Ordinary Lifestyles: Popular Media, Consumption and Taste

By David Bell; Joanne Hollows | Go to book overview

5 Home truths?

Ruth Holliday

The traces of the occupant … leave their impression on the
interior.

(Benjamin 1978: 155)

The explosion in home improvement programmes has been a remarkable phenomenon on British television. Looking through the television guide for the week I am writing, to take a typical example, there are no less than sixteen and a half hours of airtime given over to home improvement on terrestrial television alone, not including the large number of programmes aimed specifically at gardening. The shows range from the ‘high class’ (such as Grand Designs, where we get to watch someone building or renovating their home from scratch, or Sunday Homes and Gardens, a restful and upmarket magazine slot) to the Tow budget' – House Doctor and Selling Houses (which concentrate on how to present your house for maximum sale price), Changing Rooms (MDF heaven where two teams of neighbours make over a room in each other's home with the help of a designer); and Big Strong Boys and DIY SOS (where teams of specialists rescue deserving casualties of DIY). There are programmes aimed at improving one house to buy another more expensive one (such as Property Ladder, Safe as Houses and Trading Up), or giving advice on where to buy your home for maximum resale or rental value (Location, Location, Location and Relocation, Relocation) in the countryside (Escape to the Country) or abroad (A Place in the Sun). You can also reorganize your house and get rid of all that clutter (‘excess baggage’) with The Life Laundry. These programmes can effectively be split into two categories – interior decorating and house buying/selling – and both categories claim to add value to your home, either through its immediate sale or purchase, or through its future sales potential.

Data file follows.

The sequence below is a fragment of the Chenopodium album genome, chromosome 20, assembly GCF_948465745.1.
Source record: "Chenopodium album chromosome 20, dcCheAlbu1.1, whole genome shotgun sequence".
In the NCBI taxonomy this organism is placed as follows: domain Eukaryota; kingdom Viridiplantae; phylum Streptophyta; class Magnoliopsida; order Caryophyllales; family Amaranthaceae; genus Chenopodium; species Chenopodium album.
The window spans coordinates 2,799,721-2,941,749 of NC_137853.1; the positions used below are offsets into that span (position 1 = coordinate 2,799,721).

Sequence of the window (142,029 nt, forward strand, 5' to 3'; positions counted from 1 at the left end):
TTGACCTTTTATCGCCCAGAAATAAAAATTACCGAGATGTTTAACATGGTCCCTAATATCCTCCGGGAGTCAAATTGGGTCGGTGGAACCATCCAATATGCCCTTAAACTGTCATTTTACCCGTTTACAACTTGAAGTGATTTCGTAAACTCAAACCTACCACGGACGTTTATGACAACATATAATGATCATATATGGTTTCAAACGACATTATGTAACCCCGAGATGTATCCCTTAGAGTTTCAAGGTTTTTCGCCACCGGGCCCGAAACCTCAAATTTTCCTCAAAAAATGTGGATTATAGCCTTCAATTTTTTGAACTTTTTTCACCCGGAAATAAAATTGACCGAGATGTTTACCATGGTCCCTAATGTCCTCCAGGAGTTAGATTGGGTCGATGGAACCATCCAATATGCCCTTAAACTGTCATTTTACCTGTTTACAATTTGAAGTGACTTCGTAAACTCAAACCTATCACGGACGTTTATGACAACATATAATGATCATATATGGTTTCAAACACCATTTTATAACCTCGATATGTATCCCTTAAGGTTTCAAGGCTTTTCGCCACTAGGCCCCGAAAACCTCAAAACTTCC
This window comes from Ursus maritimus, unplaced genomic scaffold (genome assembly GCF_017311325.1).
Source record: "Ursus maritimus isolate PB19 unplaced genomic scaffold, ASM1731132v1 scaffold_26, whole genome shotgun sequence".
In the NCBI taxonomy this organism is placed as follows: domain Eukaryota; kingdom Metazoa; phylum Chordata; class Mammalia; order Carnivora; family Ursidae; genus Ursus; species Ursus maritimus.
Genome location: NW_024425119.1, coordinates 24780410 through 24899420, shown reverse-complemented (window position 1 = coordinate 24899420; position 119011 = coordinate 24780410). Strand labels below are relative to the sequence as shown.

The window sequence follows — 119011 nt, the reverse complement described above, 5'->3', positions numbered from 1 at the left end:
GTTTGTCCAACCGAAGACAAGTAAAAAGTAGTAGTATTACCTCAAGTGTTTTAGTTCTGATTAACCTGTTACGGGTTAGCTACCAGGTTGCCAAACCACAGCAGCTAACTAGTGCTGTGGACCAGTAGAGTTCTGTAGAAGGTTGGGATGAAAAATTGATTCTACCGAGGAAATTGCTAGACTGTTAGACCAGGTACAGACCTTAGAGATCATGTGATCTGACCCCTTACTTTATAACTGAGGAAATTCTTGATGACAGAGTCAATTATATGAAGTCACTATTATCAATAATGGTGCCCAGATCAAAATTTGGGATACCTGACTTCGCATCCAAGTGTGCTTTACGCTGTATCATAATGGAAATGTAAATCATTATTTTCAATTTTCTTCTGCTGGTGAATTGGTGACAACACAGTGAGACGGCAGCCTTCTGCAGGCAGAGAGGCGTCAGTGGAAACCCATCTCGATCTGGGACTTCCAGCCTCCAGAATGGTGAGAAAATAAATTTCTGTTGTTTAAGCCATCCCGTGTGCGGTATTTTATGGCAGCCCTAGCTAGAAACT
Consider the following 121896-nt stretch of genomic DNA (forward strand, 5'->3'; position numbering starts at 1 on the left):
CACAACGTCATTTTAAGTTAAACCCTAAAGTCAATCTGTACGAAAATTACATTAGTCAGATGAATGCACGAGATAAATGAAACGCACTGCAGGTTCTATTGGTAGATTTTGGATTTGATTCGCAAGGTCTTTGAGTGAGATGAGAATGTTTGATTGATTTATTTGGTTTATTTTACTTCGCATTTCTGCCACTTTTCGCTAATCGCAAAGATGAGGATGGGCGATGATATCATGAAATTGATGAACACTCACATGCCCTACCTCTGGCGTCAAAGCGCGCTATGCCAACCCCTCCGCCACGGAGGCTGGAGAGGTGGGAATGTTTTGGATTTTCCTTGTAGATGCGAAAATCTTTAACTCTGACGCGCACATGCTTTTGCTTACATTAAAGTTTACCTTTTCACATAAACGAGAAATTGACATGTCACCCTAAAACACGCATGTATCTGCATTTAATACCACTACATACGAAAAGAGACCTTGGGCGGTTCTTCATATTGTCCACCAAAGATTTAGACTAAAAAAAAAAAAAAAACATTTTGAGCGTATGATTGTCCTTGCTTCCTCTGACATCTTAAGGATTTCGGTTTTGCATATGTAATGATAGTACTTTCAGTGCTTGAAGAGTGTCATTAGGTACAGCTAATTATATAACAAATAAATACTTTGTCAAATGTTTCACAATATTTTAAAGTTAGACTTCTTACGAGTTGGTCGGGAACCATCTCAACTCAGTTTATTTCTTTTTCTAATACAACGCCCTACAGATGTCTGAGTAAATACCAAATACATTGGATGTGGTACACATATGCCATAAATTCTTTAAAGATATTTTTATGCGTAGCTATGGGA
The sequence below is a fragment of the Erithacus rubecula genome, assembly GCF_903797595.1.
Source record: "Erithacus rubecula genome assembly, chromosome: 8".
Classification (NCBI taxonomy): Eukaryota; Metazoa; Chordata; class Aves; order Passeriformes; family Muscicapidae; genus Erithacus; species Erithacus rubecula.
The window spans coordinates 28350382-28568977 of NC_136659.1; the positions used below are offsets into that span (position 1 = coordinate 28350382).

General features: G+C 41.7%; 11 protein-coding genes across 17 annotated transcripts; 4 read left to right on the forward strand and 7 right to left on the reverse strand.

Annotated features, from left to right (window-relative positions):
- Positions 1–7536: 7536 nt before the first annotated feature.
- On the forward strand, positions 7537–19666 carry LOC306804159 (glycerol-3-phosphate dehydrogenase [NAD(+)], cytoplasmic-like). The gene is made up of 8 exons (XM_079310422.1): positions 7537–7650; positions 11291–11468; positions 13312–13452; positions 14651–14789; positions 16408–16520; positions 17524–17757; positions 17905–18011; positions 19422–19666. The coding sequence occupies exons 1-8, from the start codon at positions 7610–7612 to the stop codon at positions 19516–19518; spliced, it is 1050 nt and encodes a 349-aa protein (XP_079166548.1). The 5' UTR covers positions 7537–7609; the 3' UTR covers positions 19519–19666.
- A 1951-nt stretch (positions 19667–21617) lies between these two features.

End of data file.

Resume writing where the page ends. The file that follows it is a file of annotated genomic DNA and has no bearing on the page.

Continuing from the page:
It would be a mistake, however, to assume that the popularity of DIY programmes in the UK is a uniquely contemporary phenomenon. In fact, the first of their kind appeared in the early 1960s on the BBC (see Brunsdon 2004). Do it Yourself (1961) and Bucknell's House (1962–3) were both presented by Barry Bucknell, a respectable, skilled and besuited member of a family-owned building and electrical firm. Bucknell's style neatly fitted the BBC's remit to ‘educate and inform’ (although

-65-

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